By Sean Stewart
Forthright anecdotes and interviews fill this eye-opening account of the delivery of the underground newspaper circulate. Stemming from frustration with the shortcoming of any mainstream media feedback of the Vietnam conflict, the construction of the papers was once emboldened by way of the victories of the Civil Rights–era, anticolonial pursuits within the 3rd international and using LSD. within the 4 brief years from 1965–1969, the subversive press grew from 5 small newspapers in 5 towns within the usa to greater than 500 newspapers—with thousands of readers—all over the realm. tales by means of the folks concerned with the construction and distribution of the papers, comparable to invoice Ayers, Paul Buhle, Paul Krassner, and Trina Robbins, deliver the background of the flow to lifestyles. Full-color scans taken from a huge diversity of guides, from the Berkeley Barb and the l. a. unfastened Press to Chicago Seed and Screw: The intercourse assessment, also are integrated, exhibiting the excellent strength that fueled the counterculture of the Nineteen Sixties.
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Additional info for On the Ground: An Illustrated Anecdotal History of the Sixties Underground Press in the U.S.
Peter Simon shoots the Rolling Stones at Boston Garden. PETER SIMON Cambridge Phoenix, Real Paper I grew up with my father being an amateur photographer. I followed in his footsteps wherever he went. He taught me early on how to use the darkroom, and then he died when I was only twelve and I inherited all his equipment. I actually started a group and a, sort of, photo magazine, a studentrun magazine, that I would distribute to students. This was when I was fourteen, fifteen, sixteen, seventeen, and I was photo editor of the student newspaper and the yearbook and would also work for a local paper in my hometown, which was called Riverdale, right outside New York.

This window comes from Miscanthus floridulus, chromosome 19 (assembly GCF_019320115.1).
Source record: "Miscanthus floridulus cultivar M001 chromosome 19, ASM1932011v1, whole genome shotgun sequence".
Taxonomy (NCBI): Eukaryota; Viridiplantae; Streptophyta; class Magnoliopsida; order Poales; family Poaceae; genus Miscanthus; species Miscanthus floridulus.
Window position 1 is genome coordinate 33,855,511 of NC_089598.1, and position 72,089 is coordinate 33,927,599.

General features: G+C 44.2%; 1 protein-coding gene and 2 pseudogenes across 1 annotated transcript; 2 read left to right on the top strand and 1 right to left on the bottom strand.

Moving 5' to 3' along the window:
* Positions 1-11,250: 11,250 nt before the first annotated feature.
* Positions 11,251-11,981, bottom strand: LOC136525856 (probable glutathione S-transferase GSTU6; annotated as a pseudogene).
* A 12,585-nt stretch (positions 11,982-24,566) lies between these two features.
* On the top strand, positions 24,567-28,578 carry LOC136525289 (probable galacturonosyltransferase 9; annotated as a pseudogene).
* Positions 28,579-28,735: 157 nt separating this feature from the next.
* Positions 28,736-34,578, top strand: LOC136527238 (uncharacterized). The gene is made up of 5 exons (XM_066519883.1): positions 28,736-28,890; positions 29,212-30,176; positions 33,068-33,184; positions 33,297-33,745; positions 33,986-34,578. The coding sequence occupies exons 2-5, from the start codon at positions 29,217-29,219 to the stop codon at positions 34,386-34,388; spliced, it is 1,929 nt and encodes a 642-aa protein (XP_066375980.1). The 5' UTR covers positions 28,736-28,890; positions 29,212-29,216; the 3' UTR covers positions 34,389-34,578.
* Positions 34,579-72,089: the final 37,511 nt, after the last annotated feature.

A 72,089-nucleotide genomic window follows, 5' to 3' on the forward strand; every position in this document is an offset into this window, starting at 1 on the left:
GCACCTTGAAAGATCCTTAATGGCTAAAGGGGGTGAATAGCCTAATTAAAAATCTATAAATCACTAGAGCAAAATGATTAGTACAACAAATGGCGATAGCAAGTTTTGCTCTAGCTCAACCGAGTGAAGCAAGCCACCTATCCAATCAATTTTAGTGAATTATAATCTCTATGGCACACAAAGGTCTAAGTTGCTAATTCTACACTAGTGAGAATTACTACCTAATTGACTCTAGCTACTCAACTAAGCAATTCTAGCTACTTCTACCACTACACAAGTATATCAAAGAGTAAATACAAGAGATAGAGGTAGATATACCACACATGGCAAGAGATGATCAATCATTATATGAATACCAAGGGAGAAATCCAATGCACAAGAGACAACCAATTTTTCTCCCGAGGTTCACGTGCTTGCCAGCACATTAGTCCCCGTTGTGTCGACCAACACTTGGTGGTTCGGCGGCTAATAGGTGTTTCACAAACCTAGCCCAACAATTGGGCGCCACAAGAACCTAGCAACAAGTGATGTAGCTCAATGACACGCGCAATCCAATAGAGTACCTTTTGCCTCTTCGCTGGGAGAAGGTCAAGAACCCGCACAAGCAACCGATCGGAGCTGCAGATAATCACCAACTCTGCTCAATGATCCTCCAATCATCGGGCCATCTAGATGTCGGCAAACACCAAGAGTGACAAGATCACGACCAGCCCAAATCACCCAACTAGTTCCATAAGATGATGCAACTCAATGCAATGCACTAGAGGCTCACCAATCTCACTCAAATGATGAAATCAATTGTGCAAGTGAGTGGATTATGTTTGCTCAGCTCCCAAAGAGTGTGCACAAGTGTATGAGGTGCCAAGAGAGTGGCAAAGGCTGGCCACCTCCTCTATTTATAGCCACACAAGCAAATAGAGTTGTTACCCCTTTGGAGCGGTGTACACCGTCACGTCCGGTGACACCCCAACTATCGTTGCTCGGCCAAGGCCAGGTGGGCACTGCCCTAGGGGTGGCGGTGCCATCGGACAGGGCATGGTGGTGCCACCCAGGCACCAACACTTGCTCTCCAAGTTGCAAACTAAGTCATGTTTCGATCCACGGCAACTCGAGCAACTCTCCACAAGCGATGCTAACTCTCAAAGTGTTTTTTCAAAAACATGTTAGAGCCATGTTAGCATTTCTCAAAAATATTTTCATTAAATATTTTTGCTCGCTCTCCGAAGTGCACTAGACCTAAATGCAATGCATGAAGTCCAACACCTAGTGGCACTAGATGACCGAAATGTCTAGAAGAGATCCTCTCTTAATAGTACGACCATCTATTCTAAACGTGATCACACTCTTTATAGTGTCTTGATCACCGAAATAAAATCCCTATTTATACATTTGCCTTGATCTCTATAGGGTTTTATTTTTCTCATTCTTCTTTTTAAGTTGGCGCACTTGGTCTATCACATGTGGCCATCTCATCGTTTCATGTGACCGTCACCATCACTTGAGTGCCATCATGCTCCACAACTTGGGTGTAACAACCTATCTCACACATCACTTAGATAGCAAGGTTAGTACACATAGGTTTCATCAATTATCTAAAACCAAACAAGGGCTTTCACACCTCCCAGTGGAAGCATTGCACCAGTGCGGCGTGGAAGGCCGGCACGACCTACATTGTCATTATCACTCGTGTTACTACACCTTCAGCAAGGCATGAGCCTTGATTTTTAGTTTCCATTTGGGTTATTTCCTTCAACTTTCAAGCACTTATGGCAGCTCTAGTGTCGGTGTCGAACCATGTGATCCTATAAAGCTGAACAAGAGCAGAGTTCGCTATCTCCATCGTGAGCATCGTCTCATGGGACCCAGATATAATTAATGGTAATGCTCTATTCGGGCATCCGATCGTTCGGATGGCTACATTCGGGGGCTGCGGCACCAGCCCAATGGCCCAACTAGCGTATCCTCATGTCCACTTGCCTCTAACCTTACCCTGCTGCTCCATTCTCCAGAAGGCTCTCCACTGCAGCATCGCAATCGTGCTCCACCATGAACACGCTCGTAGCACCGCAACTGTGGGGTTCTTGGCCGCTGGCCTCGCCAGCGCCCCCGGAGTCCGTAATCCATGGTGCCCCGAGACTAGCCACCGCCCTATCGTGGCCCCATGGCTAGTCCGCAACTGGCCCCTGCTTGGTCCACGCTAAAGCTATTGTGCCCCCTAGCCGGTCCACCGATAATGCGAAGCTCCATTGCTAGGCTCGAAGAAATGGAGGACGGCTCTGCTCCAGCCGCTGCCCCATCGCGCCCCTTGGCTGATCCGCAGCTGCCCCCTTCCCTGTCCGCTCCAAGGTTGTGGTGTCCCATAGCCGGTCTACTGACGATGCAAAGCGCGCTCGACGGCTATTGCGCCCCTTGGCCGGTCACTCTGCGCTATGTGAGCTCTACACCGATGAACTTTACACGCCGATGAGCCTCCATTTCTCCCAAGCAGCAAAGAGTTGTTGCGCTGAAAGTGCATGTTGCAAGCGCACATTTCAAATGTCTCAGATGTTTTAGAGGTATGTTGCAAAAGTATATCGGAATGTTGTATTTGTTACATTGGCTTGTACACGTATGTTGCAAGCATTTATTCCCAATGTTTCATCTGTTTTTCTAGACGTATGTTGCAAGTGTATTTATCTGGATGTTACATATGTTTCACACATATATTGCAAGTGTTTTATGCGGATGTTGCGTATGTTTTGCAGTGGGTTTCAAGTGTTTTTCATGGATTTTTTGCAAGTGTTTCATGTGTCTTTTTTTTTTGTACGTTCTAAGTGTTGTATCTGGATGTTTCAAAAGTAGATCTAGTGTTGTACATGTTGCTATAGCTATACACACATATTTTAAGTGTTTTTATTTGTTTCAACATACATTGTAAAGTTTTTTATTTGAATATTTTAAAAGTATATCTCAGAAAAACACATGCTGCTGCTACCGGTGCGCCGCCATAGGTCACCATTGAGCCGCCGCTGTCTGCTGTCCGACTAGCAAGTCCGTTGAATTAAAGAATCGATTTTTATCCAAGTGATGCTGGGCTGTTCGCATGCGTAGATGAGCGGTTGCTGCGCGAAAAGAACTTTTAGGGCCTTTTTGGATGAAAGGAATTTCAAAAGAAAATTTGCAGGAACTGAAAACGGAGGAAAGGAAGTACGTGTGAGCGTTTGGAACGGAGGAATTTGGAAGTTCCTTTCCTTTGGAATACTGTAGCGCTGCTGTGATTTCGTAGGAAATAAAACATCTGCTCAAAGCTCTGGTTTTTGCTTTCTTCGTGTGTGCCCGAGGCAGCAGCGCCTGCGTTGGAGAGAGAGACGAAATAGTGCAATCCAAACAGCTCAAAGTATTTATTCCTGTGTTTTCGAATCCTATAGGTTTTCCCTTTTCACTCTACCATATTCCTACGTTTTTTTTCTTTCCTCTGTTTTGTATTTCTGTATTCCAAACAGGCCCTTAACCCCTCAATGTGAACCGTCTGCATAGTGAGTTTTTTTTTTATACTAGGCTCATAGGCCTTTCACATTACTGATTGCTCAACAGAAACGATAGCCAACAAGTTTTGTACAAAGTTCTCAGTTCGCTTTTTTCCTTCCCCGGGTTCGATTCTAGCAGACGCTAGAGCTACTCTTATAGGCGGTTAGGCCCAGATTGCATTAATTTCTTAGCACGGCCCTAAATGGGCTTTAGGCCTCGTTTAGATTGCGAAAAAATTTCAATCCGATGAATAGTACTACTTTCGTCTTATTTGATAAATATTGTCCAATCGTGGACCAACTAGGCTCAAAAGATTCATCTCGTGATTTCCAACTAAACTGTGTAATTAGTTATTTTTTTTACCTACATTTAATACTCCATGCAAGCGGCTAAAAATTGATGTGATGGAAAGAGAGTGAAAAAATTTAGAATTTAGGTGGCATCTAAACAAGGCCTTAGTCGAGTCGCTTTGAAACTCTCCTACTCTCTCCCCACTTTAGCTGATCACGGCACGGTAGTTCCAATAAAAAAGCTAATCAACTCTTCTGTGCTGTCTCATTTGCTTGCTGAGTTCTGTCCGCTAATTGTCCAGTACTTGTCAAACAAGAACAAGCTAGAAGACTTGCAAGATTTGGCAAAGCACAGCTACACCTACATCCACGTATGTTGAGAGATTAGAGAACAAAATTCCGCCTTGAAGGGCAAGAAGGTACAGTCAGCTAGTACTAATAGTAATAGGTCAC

This was amateur journalism at its most ardent, and as with the campus magazines no one actually paid. The enthusiasm met and actually created an audience of fifty to a thousand or more that wanted more personal expression than what was available in mainstream publications, commercial newspapers, or even in the fading left-wing press (once abundant and full of semiamateurs learning their trade by practicing it but down, by the end of the fifties, to a handful of monthlies, a few weeklies, and a semiweekly Worker, from the Communists).
I was a musician and every time I got out of jail I went back around the jazz world and got readdicted. I was in prison several times, but when I finally kicked for the last time, I was in jail and I got very sick, so they put me in the prison hospital, which was one ward in Roosevelt Hospital in Manhattan. In that prison hospital (which was some transition between prison and hospital; it was not a prison atmosphere, but yet it was segregated from the rest of the hospital) there was an occupational therapist that befriended me, a woman.